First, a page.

Favicons, those little symbols that convey a website’s brand or identity, should ideally make online users more confident about where they’re browsing, but security experts say they could potentially be linked to a new variation of the Vawtrak malware.

A senior developer at AVG Technologies explained in a blog post how thieves are using favicons to hide signed update files of Vawtrak. Once inside a user’s system, it can not only access bank accounts, but also steal a wide range of passwords using a malware module called Pony. Most significantly, AVG said cybercriminals are connecting to servers hidden on the Tor network using a proxy service to update the malware.

Vawtrak is by no means a new threat, but it is another example of how cybercriminals are beginning to treat malware as a product to be improved over time. Just last month, cybercriminals were sending specially formatted Microsoft Word documents with malicious macros to distribute the malware, according to Help Net Security. In this latest case, the approach has been described as a drive-by download through spam email messages that direct to malicious websites or exploit kits.

The use of Tor to keep cybercriminals’ infrastructure under the radar is also becoming standard practice. SC Magazine pointed out that the same Tor2Web proxy was used by the makers of CryptoLocker, probably because it means cybercriminals don’t have to package their malware with some client access to Tor.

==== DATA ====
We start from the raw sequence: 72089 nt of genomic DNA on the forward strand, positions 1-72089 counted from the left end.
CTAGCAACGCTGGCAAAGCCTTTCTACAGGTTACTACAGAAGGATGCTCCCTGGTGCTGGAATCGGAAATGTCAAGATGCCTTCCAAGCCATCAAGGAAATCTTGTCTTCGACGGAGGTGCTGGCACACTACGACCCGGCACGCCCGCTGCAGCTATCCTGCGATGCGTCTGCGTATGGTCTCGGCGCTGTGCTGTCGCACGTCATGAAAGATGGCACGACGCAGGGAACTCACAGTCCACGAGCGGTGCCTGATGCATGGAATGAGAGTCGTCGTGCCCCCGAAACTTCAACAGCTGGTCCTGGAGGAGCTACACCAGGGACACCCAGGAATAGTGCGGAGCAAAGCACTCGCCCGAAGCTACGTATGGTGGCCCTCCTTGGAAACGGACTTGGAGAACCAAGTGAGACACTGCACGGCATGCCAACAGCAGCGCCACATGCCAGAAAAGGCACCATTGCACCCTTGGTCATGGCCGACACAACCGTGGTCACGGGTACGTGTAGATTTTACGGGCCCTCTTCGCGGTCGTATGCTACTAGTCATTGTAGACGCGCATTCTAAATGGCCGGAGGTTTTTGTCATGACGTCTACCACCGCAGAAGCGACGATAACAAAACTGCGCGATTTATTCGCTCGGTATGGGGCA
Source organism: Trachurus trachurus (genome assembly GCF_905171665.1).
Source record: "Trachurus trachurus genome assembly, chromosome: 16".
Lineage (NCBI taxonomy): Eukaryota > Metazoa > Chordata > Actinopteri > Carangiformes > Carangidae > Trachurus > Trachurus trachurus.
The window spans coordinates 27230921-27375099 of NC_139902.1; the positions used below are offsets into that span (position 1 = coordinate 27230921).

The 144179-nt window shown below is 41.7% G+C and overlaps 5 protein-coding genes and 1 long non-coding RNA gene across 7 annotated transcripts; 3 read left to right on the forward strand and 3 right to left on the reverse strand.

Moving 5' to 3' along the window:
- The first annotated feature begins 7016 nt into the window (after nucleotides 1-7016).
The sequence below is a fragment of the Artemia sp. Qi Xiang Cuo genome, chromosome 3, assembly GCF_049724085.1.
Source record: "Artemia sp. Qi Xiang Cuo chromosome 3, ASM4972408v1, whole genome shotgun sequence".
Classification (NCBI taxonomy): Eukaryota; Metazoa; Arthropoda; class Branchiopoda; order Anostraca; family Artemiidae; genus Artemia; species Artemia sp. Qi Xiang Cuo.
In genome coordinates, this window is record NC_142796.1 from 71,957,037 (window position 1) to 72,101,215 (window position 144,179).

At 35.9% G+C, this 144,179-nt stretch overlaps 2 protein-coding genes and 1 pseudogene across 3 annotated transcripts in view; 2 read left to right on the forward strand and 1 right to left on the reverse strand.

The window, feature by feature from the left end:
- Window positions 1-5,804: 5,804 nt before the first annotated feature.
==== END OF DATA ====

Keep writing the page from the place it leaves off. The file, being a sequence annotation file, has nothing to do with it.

Beyond the apparent ease with which Vawtrak can access bank accounts and passwords, it is becoming increasingly difficult to detect. Back in December, Sophos explained on its Naked Security blog how some variations were scrambling numbers to make them incomprehensible to outsiders and working in parallel with legitimate browsing sessions to avoid any suspicious spikes in online traffic patterns.

While the current case of Vawtrak is affecting users worldwide, a possibly separate attack may be aimed specifically at Canadian bank customers. InfoSecurity Magazine reported research from Heimdal Security that said Web injections were being used to infect more than 15,000 machines across the country with a botnet that steals screenshots and videos in order to carry out man-in-the-middle attacks.

As innovative as the makers of Vawtrak seem to be, the potential solutions to the threats it poses are decidedly less so. Other than keeping machines properly patched and hoping users don’t fall for phishing schemes and other social engineering attacks, the best security professionals can hope for is that more people come to realize even a tiny favicon can carry a lot of potential risk.

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